Cook On Concord: Do we really need all this legislation?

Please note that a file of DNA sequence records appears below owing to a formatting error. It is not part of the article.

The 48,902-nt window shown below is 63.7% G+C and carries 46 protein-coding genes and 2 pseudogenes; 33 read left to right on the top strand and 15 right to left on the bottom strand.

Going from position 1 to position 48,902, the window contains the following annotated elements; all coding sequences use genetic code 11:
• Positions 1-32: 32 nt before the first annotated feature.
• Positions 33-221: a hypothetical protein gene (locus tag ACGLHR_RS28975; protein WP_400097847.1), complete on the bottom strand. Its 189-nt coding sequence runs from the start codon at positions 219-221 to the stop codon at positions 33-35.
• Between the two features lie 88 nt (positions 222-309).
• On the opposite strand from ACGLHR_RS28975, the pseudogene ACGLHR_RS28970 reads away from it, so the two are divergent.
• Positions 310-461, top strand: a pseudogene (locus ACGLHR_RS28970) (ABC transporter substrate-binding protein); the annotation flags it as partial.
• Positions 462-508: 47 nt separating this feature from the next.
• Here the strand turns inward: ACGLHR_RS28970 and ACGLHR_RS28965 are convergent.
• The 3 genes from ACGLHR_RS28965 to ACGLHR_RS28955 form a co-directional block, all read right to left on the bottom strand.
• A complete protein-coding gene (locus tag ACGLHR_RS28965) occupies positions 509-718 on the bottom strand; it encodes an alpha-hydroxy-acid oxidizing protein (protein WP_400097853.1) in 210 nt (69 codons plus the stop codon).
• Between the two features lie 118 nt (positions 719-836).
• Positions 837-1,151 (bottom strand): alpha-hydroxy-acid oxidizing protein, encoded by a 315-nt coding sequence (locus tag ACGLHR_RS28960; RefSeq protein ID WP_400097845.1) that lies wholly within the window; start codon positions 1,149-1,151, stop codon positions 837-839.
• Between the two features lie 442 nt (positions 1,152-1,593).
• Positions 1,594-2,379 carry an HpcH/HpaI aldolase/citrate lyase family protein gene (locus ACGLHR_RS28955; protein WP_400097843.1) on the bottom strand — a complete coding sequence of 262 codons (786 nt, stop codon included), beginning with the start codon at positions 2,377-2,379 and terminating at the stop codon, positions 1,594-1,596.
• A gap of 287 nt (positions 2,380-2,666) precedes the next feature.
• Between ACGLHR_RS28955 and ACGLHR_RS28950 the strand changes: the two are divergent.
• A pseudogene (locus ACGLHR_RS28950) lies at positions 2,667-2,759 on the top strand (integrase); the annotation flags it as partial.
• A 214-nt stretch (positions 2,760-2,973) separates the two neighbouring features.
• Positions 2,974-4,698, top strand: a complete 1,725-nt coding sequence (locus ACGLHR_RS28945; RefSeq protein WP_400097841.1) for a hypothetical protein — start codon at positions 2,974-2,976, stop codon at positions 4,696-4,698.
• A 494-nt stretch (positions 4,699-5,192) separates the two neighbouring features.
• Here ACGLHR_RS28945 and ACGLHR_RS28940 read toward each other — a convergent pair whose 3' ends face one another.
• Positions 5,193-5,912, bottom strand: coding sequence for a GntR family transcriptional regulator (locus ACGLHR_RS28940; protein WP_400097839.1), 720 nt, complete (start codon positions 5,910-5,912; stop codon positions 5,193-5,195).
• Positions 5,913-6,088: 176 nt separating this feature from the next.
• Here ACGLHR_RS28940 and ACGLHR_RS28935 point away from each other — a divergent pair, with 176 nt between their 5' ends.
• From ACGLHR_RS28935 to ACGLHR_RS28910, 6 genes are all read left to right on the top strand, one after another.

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When you consider that there are 424 New Hampshire legislators (400 in the House and 24 in the Senate), if each legislator has but two ideas that he or she thinks require legislation, there would be 848 bills. But they often introduce more than two bills a year, and there is plenty to keep them and the array of lobbyists busy. No matter what a bill’s subject, certain questions come to mind. First, is the bill helpful? Second, does the bill address a problem that needs to be solved? Third, is this law necessary or would private contracting and free enterprise take care of the issue better? A few of the bills under consideration that could be tested against this set of questions are: • House Bill 515, a law allowing groups to be formed to purchase health insurance. This is another attempt to reduce the cost of health care. As with all such efforts, the question is whether a law about buying insurance can really solve the problem and whether another law makes it easier or harder to understand the entire situation. • House Bill 1133 would require employers to give employees time off without pay to perform certain “civic duties.” Apparently the response to a situation in which an employee received static from his or her employer while serving in an unpaid position on a state commission, this is in the category of bills that tell employers how to deal with their employees. It is open to the question as to whether that is best left to the individual employee and employer. There are already laws that govern military service, jury duty, etc. Laws of general application sound good — but the complexity is in application. Do employees give up some flexibility to volunteer when they take a job? On the other hand, does anyone want to risk a headline that says, “Jones opposes civic duty” by objecting to this bill? • House Bill 1138 requires an employer to pay four hours pay to any employee called in to work. If passed, this law ostensibly would revise all of the labor contracts negotiated between unions and employers that provide for a different system of pay. While well-meaning, is this really something the Legislature wants to mandate? • House Bill 1139 requires the passage of at least 10 hours before any employee may be required to work again after his or her last shift. Again, would the Legislature really be helping internal employer-employee relations if it passes this bill? What effect would it have on certain specialized occupations or shifts? Put another way, does one size fit all? • House Bill 1703 requires employers with 500 or more employees to report to the Department of Health and Human Services on the percentage of payroll spent on health insurance. There are not a huge number of employers in the state with 500 or more employees and the question that arises from this bill is whether it is aimed at a particular employer (for example, Wal-Mart) and whether it is a precursor to requiring certain employers to provide certain benefits in the health insurance field, or at least to pay a certain percentage of their revenue or payroll costs for health insurance. Again, is this helpful? If the goal is to acquire information, would not a voluntary system of inquiry serve just as well? • House Bill 1151 is one of many bills being discussed by the Legislature concerning “illegal aliens” and the employment of them. Some questions: first, is this covered by federal law in most cases, which makes state legislation unnecessary? Second, does a bill make a distinction between a refugee and others? Third, are all these bills necessary, and is there really a major problem in New Hampshire which this will address and resolve, or are they the reaction to headlines and isolated incidents? • House Bill 506, seemingly innocuous, makes a major change in the law to include employees of certain not-for-profit organizations under the protection of the state Human Rights Commission. Not-for-profit organizations are currently subject to the jurisdiction of the federal Equal Employment Opportunity Commission, not the state commission. There are different rules as to the size of employer covered, process, remedies and other distinctions that make this a much more complex matter than it would appear. Also, while the bill attempts to exempt religious organizations, critics of the bill have wondered how the distinction would be applied to religious hospitals, religious nursing homes, religious colleges and the like, and whether they would be considered religious, educational or charitable organizations. Full implications of changes need to be understood before laws that appear good on the surface are passed. All of these laws would have an effect on New Hampshire employers. Undoubtedly, they were all introduced with noble motives. Whether the Legislature tests them against the questions listed initially in this article has yet to be seen. Brad Cook is a partner in the Manchester law firm of Sheehan Phinney Bass + Green and heads its government relations and estate planning groups.

 

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